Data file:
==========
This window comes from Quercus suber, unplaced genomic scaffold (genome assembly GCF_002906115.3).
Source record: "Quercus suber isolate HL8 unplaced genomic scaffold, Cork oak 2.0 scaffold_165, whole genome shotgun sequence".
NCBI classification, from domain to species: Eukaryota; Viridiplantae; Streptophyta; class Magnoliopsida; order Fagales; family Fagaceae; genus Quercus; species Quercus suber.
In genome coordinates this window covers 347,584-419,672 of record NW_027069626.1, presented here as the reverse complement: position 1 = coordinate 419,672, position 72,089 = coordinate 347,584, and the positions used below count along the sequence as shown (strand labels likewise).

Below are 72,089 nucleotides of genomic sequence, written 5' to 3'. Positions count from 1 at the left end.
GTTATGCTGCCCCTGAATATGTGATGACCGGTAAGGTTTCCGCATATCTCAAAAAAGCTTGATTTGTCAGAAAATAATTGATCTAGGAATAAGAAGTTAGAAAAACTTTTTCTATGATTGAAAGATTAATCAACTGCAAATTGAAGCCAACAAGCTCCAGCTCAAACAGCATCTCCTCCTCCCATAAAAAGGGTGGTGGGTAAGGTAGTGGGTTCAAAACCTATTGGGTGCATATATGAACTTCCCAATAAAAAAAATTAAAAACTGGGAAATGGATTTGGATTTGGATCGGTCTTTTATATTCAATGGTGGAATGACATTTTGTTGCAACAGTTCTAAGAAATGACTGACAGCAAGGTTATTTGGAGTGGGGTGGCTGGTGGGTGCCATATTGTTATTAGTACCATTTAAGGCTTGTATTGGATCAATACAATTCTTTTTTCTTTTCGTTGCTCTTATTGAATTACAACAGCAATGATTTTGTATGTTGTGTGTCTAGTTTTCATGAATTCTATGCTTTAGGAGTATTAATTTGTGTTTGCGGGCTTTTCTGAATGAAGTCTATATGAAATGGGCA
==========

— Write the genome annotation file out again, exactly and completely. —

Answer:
This window comes from Quercus suber, unplaced genomic scaffold (genome assembly GCF_002906115.3).
Source record: "Quercus suber isolate HL8 unplaced genomic scaffold, Cork oak 2.0 scaffold_165, whole genome shotgun sequence".
NCBI classification, from domain to species: Eukaryota; Viridiplantae; Streptophyta; class Magnoliopsida; order Fagales; family Fagaceae; genus Quercus; species Quercus suber.
In genome coordinates this window covers 347,584-419,672 of record NW_027069626.1, presented here as the reverse complement: position 1 = coordinate 419,672, position 72,089 = coordinate 347,584, and the positions used below count along the sequence as shown (strand labels likewise).

Below are 72,089 nucleotides of genomic sequence, written 5' to 3'. Positions count from 1 at the left end.
GTTATGCTGCCCCTGAATATGTGATGACCGGTAAGGTTTCCGCATATCTCAAAAAAGCTTGATTTGTCAGAAAATAATTGATCTAGGAATAAGAAGTTAGAAAAACTTTTTCTATGATTGAAAGATTAATCAACTGCAAATTGAAGCCAACAAGCTCCAGCTCAAACAGCATCTCCTCCTCCCATAAAAAGGGTGGTGGGTAAGGTAGTGGGTTCAAAACCTATTGGGTGCATATATGAACTTCCCAATAAAAAAAATTAAAAACTGGGAAATGGATTTGGATTTGGATCGGTCTTTTATATTCAATGGTGGAATGACATTTTGTTGCAACAGTTCTAAGAAATGACTGACAGCAAGGTTATTTGGAGTGGGGTGGCTGGTGGGTGCCATATTGTTATTAGTACCATTTAAGGCTTGTATTGGATCAATACAATTCTTTTTTCTTTTCGTTGCTCTTATTGAATTACAACAGCAATGATTTTGTATGTTGTGTGTCTAGTTTTCATGAATTCTATGCTTTAGGAGTATTAATTTGTGTTTGCGGGCTTTTCTGAATGAAGTCTATATGAAATGGGCA